WASHINGTON — As the Army staff sergeant suspected of killing 16 civilians was flown out of Afghanistan, two military officials told McClatchy on Wednesday that investigators combing his medical records had found "no smoking gun" to explain the rampage.
The officials said that the suspect — a 38-year-old father who survived three tours in Iraq before deploying to Afghanistan in December — had no evidence of a serious traumatic brain injury or of post-traumatic stress, despite widespread speculation that those conditions were factors in the killing spree.
The officials, who spoke on condition of anonymity because the investigation was ongoing, called the suspect's 10-year Army career "unremarkable" and said he hadn't had reports of discipline problems while in Afghanistan.
The lack of a clear cause and effect had Pentagon officials admitting they're befuddled by what caused the attack. The suspect was apprehended as he returned to the base. He acknowledged the killings, then asked for an attorney within minutes of being captured and isn't cooperating with the investigation, officials said.
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The sergeant is suspected of having left his outpost in Kandahar province about 1 a.m. Sunday, walked a mile, entered three homes and fired upon unarmed villagers, killing 16 including nine children, and wounding several others, some critically, according to Afghan officials. American officials haven't confirmed the number of casualties.
Military investigators arrived at the crime scenes hours after the shooting and collected shell casings and other evidence. But many of the victims already had been buried in accordance with Islamic customs, the officials said.
Investigators are pursuing a variety of explanations for the killings. Alcohol was found at his small outpost in Kandahar's Panjway district, but officials haven't determined whether alcohol or drugs contributed to the attack.
They are also probing whether an email that the sergeant reportedly received from his wife about their failing marriage could have prompted the incident.
Navy Capt. John Kirby, a Pentagon spokesman, said the suspect was flown to an undisclosed U.S. military facility in another country because there was no long-term facility to hold him in Afghanistan. It wasn't clear how the news would be greeted by Afghans, many of whom have called for him to be tried in Afghanistan. Charging the suspect outside of Afghanistan also could mean that not all Afghan witnesses will appear at his trial.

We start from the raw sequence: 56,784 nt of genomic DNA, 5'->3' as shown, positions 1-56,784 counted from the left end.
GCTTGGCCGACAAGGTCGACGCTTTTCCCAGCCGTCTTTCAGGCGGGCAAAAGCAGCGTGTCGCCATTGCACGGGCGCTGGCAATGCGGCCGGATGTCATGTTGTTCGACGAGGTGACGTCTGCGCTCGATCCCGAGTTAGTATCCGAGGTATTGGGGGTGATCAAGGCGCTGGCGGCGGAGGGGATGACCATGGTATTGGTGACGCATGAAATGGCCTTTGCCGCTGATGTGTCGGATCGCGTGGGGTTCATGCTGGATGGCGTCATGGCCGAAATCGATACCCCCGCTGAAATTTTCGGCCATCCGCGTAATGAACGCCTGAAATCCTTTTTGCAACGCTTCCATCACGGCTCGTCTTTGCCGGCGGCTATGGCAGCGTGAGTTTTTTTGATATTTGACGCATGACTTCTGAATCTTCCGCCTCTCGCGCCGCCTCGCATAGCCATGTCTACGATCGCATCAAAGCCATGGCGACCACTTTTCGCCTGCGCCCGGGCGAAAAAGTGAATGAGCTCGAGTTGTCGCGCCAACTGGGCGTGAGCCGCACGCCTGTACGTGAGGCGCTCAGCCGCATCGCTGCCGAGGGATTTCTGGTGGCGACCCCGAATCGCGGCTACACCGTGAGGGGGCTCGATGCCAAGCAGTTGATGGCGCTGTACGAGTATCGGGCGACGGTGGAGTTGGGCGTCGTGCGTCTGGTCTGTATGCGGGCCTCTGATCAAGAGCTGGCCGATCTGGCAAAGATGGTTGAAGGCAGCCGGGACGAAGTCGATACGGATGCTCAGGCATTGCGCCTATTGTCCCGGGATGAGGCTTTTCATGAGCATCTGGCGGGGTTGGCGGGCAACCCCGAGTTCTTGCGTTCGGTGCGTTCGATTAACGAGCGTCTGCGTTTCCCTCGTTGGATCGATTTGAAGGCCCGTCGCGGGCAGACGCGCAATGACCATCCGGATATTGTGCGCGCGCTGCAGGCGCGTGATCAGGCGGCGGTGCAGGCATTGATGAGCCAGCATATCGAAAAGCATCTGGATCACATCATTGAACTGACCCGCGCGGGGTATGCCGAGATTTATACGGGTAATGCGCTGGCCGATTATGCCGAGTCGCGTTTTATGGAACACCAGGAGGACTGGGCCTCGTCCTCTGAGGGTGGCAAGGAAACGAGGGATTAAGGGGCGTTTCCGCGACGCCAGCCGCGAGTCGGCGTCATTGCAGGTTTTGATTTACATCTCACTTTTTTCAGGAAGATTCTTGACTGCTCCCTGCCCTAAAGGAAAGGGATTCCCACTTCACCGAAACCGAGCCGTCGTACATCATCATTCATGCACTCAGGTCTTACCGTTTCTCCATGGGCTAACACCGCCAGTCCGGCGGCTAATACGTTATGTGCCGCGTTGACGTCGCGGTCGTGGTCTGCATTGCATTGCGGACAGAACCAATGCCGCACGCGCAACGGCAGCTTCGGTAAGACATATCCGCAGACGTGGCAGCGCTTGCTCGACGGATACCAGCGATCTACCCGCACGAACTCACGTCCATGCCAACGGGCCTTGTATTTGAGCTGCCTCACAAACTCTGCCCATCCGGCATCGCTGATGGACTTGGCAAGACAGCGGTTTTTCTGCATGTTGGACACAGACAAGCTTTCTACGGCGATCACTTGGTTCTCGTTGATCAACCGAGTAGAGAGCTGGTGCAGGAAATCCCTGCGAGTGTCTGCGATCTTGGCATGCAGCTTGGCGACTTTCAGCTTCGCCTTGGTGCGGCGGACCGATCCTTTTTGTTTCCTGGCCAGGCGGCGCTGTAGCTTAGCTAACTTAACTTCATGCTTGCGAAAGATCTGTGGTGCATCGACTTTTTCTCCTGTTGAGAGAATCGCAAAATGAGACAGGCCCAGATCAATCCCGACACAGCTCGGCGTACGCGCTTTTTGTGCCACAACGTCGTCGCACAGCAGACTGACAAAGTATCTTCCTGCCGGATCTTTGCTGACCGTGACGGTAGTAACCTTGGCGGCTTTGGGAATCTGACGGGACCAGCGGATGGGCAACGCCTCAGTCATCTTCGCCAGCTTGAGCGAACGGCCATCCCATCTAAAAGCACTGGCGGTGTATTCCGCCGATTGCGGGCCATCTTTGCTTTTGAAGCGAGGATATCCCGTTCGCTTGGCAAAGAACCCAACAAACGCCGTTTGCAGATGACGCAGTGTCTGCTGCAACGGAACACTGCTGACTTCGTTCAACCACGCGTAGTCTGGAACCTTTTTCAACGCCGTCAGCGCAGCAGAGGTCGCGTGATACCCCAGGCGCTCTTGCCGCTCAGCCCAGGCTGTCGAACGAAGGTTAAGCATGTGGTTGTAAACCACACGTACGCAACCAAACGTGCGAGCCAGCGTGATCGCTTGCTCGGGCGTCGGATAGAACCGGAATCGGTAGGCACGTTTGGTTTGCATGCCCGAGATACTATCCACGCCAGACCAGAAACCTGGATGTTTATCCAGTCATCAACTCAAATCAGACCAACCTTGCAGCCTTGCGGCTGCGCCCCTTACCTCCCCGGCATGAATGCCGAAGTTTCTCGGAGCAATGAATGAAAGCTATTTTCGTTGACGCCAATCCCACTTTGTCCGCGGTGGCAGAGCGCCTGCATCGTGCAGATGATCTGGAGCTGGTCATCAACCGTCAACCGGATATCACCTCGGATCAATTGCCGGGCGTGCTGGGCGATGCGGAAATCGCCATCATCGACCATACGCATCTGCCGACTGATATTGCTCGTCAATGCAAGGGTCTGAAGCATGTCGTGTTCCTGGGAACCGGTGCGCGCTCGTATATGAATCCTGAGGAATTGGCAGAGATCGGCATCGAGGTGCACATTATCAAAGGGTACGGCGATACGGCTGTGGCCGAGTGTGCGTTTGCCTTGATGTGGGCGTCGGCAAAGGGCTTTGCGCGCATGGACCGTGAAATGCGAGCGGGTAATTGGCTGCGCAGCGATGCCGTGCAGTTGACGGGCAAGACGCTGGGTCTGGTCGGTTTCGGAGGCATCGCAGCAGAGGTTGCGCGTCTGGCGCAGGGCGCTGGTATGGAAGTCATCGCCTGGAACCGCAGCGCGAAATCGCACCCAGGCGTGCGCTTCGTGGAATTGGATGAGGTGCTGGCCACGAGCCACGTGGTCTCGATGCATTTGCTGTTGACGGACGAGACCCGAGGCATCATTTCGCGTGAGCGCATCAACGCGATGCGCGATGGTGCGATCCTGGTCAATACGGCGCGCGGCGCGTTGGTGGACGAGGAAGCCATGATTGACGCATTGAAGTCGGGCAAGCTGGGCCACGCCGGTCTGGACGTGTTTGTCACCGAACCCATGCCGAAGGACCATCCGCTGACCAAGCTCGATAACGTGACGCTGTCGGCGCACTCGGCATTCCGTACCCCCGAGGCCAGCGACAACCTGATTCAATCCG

Media reports have focused on the fact that this was the suspect's fourth deployment to a war zone, and that he had been in a non-combat-related vehicle accident in Iraq in 2010, which left him with a mild case of traumatic brain injury.
Dr. Elspeth Cameron Ritchie, formerly a behavioral health director in the surgeon general's office, didn't know the intimate details of the case but speculated that the suspect's actions were inconsistent with post-traumatic stress disorder or traumatic brain injury.
"His reported behavior was more in line with a psychotic episode," Ritchie said.
Military statistics show that about 92,000 troops have served at least four tours in Iraq or Afghanistan, and tens of thousands have served more. In addition, almost 70,000 troops have served with PTSD and almost 180,000 have suffered a traumatic brain injury.
Twenty-seven percent of troops screened positive for mental health problems following their third deployment, according to the Iraq and Afghanistan Veterans of America, an advocacy group.
The suspect is known to have undergone standard psychological testing after each tour. In addition, he underwent several medical evaluations after the 2010 accident in Iraq.
Matt Gallagher, a senior fellow at the Iraq and Afghanistan Veterans of America, who served 15 months in Iraq, said that the line between experience and burnout from multiple tours is difficult to draw. Many veterans of multiple tours blur the distinction between combat and civilian life, and experts say the stress can be enormous — especially in wars in which creating goodwill among the population is seen as fundamental to success, meaning every interaction with locals has strategic importance.
"But we don't know what happened here, and far and away most people serve honorably and go home," he said.
Until he is charged, the military is not expected to release the suspect's name, a process that in complicated cases can take weeks. He was a sniper in the 3rd Infantry Regiment of the 3rd Stryker Brigade, 2nd Infantry Division, based at Joint Base Lewis-McChord in Washington state.
Pentagon officials have suggested he will be charged with premeditated murder, which could carry the death penalty.
The suspect's family is in military custody, Army officials said.
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